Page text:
Obama, called the last Kennedy brother, to eulogize Ted at Saturday funeral
MSNBC's Chris Matthews is taking a hammering from the right for suggesting that President Obama is now the last Kennedy brother. He said on NBC's "Today" show, "Ted Kennedy, last year, basically designated him the new brother and I don’t mean that in an ethnic sense or a black sense. I mean a brother of the Kennedy tradition."
Conservative commentator Rush Limbaugh quipped that the mainstream news media would have his head if he used the word "brother" when referring to Obama.
Last year Kennedy -- joined in the photo above by his son, Rhode Island Rep. Patrick Kennedy, and his niece, presidential daughter Caroline Kennedy -- passed the mantle of Camelot to Obama by endorsing his candidacy.
Now, the Kennedy family has asked Obama to give the eulogy at the senator's funeral Saturday, according to White House aides, an opportunity for the president to cement both his legacy and theirs.
Consider the history.
President Kennedy, felled by an assassin’s bullet at age 46, was remembered at the Democratic convention the following year by one of his brothers. Atty. Gen. Robert F. Kennedy quoted Shakespeare in "Romeo and Juliet": "When he shall die take him and cut him out into stars and he shall make the face of heaven so fine that all the world will be in love with night and pay no worship to the garish sun."
The line softened Bobby, until then seen as a tough power player.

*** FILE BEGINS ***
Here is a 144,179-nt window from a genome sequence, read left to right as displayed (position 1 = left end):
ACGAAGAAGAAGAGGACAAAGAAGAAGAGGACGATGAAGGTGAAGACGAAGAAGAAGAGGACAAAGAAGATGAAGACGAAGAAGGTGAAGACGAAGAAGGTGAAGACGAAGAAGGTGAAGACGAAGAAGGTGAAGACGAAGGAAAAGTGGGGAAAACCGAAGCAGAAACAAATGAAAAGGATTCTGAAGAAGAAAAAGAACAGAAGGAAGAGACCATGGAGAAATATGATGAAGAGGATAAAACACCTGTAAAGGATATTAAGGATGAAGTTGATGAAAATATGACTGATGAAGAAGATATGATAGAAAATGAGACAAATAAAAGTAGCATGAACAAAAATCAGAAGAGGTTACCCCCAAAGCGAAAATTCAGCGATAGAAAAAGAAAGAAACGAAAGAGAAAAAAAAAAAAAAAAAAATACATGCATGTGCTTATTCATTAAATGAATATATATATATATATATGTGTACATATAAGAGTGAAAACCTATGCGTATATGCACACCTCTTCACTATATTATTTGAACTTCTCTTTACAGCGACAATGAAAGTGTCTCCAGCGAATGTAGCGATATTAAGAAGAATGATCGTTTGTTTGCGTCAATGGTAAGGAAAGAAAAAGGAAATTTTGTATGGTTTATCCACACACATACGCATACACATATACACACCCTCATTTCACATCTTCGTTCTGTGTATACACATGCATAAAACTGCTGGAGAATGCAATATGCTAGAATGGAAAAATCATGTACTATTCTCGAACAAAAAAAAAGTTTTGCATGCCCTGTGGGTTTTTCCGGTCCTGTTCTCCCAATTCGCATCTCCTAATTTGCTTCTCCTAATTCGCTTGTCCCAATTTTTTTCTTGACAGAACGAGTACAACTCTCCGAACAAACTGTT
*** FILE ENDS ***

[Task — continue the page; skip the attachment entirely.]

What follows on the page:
When Bobby Kennedy, by then senator from New York and candidate for the Democratic presidential nomination, was cut down by an assassin at age 42, his brother, Massachusetts Sen. Ted Kennedy, offered the eulogy:
My brother need not be idealized, or enlarged in death beyond what he was in life; to be remembered simply as a good and decent man, who saw wrong and tried to right it, saw suffering and tried to heal it, saw war and tried to stop it. . . . As he said many times, in many parts of this nation, to those he touched and who sought to touch him: "Some men see things as they are and say why. I dream things that never were and say why not."
The line gave Ted Kennedy more stature.
Now, with Kennedy’s death of brain cancer at age 77, the last brother of the storied political family has left the stage.
What will Obama, at age 48, do with the opening?
Already he has lionized Kennedy as “a great leader, who picked up the torch of his fallen brothers and became the greatest United States senator of our time.”
Aides say Obama is working on the speech personally during his family vacation in Martha's Vineyard. If history is any guide, Saturday the president could influence his own legacy.
-- Johanna Neuman
Photo credit: Getty Images